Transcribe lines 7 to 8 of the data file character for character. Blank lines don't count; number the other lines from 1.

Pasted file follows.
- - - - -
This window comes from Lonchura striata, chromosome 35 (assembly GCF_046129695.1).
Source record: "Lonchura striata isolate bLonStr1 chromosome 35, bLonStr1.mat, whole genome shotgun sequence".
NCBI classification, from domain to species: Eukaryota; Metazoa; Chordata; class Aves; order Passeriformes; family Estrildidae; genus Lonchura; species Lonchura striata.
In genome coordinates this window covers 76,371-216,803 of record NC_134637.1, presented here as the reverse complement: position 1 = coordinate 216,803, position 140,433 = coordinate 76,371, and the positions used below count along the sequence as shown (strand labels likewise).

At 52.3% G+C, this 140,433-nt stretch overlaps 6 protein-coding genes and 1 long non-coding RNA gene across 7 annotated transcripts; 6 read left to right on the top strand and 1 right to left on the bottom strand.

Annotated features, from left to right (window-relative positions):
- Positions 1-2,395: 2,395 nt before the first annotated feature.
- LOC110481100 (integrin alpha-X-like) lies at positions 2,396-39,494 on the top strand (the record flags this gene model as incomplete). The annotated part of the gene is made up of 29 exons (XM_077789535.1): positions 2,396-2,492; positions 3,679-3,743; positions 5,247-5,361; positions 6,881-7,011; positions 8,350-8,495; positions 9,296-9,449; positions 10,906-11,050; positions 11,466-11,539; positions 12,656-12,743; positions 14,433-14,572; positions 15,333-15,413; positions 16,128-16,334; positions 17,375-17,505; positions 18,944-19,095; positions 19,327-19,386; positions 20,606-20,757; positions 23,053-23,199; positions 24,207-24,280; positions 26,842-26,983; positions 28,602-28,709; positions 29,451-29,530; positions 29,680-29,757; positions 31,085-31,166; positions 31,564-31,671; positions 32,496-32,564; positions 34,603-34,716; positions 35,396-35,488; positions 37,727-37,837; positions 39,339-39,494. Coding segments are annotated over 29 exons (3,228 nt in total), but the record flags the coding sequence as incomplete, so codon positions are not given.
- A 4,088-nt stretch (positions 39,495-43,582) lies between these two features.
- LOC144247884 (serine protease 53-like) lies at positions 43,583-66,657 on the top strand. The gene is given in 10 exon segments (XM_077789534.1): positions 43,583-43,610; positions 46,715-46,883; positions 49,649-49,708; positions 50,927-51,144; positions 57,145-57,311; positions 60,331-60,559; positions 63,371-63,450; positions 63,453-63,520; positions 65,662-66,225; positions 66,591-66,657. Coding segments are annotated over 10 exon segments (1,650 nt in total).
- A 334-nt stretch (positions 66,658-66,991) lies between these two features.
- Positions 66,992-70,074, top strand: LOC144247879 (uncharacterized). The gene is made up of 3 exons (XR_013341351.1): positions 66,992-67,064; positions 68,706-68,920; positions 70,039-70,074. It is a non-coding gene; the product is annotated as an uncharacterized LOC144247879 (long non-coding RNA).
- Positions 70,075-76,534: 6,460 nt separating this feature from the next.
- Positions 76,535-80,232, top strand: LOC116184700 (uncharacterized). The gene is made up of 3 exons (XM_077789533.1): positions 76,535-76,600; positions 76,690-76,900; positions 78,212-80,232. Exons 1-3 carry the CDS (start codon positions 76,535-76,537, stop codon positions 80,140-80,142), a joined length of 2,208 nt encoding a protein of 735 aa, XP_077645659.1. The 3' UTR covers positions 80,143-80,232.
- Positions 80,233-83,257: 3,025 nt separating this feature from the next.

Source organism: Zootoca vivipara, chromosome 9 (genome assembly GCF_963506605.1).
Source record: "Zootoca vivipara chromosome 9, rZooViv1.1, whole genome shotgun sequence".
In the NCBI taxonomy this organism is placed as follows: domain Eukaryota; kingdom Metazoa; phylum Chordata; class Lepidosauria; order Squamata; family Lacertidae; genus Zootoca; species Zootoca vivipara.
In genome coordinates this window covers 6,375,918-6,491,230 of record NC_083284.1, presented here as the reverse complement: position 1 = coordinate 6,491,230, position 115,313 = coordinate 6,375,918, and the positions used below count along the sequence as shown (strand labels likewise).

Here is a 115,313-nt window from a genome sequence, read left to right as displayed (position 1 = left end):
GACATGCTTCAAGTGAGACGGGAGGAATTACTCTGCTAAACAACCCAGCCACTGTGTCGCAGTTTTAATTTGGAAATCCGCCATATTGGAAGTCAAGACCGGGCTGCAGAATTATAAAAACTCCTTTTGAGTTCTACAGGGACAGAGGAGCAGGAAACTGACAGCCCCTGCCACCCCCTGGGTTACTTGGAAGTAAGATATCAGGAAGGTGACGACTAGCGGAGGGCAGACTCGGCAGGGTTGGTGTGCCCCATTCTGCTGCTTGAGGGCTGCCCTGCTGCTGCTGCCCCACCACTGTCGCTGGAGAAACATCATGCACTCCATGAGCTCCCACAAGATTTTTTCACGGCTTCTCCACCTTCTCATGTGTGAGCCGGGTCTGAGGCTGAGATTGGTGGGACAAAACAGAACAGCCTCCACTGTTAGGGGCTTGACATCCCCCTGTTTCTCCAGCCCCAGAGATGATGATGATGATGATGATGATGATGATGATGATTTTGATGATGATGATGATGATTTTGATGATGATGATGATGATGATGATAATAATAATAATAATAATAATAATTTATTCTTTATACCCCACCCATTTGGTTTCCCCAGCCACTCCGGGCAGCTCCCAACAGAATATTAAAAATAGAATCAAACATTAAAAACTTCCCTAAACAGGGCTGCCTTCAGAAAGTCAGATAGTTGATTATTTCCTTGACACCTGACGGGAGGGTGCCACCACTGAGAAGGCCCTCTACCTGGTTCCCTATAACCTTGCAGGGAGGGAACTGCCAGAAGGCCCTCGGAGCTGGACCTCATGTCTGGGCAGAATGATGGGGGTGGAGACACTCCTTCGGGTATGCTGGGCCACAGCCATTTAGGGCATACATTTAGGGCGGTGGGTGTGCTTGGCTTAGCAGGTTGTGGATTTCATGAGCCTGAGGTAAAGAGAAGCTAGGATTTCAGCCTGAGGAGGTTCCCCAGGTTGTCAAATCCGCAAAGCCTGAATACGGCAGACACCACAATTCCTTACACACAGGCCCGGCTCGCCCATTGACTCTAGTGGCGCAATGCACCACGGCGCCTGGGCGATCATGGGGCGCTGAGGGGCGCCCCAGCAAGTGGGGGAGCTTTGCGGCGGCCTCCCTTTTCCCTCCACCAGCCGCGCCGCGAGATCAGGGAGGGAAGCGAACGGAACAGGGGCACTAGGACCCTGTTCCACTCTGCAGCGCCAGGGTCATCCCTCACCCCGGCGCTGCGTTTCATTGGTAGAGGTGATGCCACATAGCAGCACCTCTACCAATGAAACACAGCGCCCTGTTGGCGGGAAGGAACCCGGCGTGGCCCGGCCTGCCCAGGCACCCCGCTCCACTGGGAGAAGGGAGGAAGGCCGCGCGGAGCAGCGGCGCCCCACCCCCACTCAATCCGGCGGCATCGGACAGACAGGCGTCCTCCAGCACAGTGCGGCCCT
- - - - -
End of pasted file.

- Positions 1-2,395: 2,395 nt before the first annotated feature.
- LOC110481100 (integrin alpha-X-like) lies at positions 2,396-39,494 on the top strand (the record flags this gene model as incomplete). The annotated part of the gene is made up of 29 exons (XM_077789535.1): positions 2,396-2,492; positions 3,679-3,743; positions 5,247-5,361; positions 6,881-7,011; positions 8,350-8,495; positions 9,296-9,449; positions 10,906-11,050; positions 11,466-11,539; positions 12,656-12,743; positions 14,433-14,572; positions 15,333-15,413; positions 16,128-16,334; positions 17,375-17,505; positions 18,944-19,095; positions 19,327-19,386; positions 20,606-20,757; positions 23,053-23,199; positions 24,207-24,280; positions 26,842-26,983; positions 28,602-28,709; positions 29,451-29,530; positions 29,680-29,757; positions 31,085-31,166; positions 31,564-31,671; positions 32,496-32,564; positions 34,603-34,716; positions 35,396-35,488; positions 37,727-37,837; positions 39,339-39,494. Coding segments are annotated over 29 exons (3,228 nt in total), but the record flags the coding sequence as incomplete, so codon positions are not given.